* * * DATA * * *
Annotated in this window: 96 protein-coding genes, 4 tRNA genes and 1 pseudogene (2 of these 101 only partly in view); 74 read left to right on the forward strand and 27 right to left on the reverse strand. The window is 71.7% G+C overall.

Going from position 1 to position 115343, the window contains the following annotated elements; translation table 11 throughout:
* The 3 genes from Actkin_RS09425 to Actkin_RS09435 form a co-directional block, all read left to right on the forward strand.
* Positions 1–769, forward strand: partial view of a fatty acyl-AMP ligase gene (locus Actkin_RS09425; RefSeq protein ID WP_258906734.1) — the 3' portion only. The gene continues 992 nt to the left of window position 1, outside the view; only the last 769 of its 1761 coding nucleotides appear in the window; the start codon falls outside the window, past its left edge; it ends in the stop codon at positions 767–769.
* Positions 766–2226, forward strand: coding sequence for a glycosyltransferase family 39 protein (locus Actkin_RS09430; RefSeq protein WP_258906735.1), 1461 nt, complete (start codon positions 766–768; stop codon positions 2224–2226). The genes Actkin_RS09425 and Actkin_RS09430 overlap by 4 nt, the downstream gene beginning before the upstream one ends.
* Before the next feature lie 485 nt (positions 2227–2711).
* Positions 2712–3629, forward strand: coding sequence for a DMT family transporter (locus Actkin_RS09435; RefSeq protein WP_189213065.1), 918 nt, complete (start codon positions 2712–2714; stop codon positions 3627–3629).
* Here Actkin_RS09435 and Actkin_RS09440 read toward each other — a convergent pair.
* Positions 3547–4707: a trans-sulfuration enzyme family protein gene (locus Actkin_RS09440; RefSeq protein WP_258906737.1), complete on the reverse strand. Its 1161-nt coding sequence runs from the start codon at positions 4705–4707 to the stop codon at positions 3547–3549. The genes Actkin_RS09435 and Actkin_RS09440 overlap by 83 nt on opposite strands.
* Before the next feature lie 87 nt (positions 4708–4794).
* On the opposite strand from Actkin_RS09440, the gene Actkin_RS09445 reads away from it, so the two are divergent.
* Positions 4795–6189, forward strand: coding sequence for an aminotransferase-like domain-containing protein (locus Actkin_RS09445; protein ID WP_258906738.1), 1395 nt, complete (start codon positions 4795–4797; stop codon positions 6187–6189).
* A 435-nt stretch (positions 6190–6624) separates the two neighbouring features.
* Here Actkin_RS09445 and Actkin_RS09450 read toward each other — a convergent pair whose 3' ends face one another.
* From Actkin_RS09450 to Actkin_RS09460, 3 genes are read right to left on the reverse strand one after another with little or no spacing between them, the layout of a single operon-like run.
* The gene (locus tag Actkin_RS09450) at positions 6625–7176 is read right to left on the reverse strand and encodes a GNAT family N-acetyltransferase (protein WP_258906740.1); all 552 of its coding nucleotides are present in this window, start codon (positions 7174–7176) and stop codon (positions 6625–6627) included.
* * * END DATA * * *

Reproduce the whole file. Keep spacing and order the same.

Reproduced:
Annotated in this window: 96 protein-coding genes, 4 tRNA genes and 1 pseudogene (2 of these 101 only partly in view); 74 read left to right on the forward strand and 27 right to left on the reverse strand. The window is 71.7% G+C overall.

Going from position 1 to position 115343, the window contains the following annotated elements; translation table 11 throughout:
* The 3 genes from Actkin_RS09425 to Actkin_RS09435 form a co-directional block, all read left to right on the forward strand.
* Positions 1–769, forward strand: partial view of a fatty acyl-AMP ligase gene (locus Actkin_RS09425; RefSeq protein ID WP_258906734.1) — the 3' portion only. The gene continues 992 nt to the left of window position 1, outside the view; only the last 769 of its 1761 coding nucleotides appear in the window; the start codon falls outside the window, past its left edge; it ends in the stop codon at positions 767–769.
* Positions 766–2226, forward strand: coding sequence for a glycosyltransferase family 39 protein (locus Actkin_RS09430; RefSeq protein WP_258906735.1), 1461 nt, complete (start codon positions 766–768; stop codon positions 2224–2226). The genes Actkin_RS09425 and Actkin_RS09430 overlap by 4 nt, the downstream gene beginning before the upstream one ends.
* Before the next feature lie 485 nt (positions 2227–2711).
* Positions 2712–3629, forward strand: coding sequence for a DMT family transporter (locus Actkin_RS09435; RefSeq protein WP_189213065.1), 918 nt, complete (start codon positions 2712–2714; stop codon positions 3627–3629).
* Here Actkin_RS09435 and Actkin_RS09440 read toward each other — a convergent pair.
* Positions 3547–4707: a trans-sulfuration enzyme family protein gene (locus Actkin_RS09440; RefSeq protein WP_258906737.1), complete on the reverse strand. Its 1161-nt coding sequence runs from the start codon at positions 4705–4707 to the stop codon at positions 3547–3549. The genes Actkin_RS09435 and Actkin_RS09440 overlap by 83 nt on opposite strands.
* Before the next feature lie 87 nt (positions 4708–4794).
* On the opposite strand from Actkin_RS09440, the gene Actkin_RS09445 reads away from it, so the two are divergent.
* Positions 4795–6189, forward strand: coding sequence for an aminotransferase-like domain-containing protein (locus Actkin_RS09445; protein ID WP_258906738.1), 1395 nt, complete (start codon positions 4795–4797; stop codon positions 6187–6189).
* A 435-nt stretch (positions 6190–6624) separates the two neighbouring features.
* Here Actkin_RS09445 and Actkin_RS09450 read toward each other — a convergent pair whose 3' ends face one another.
* From Actkin_RS09450 to Actkin_RS09460, 3 genes are read right to left on the reverse strand one after another with little or no spacing between them, the layout of a single operon-like run.
* The gene (locus tag Actkin_RS09450) at positions 6625–7176 is read right to left on the reverse strand and encodes a GNAT family N-acetyltransferase (protein WP_258906740.1); all 552 of its coding nucleotides are present in this window, start codon (positions 7174–7176) and stop codon (positions 6625–6627) included.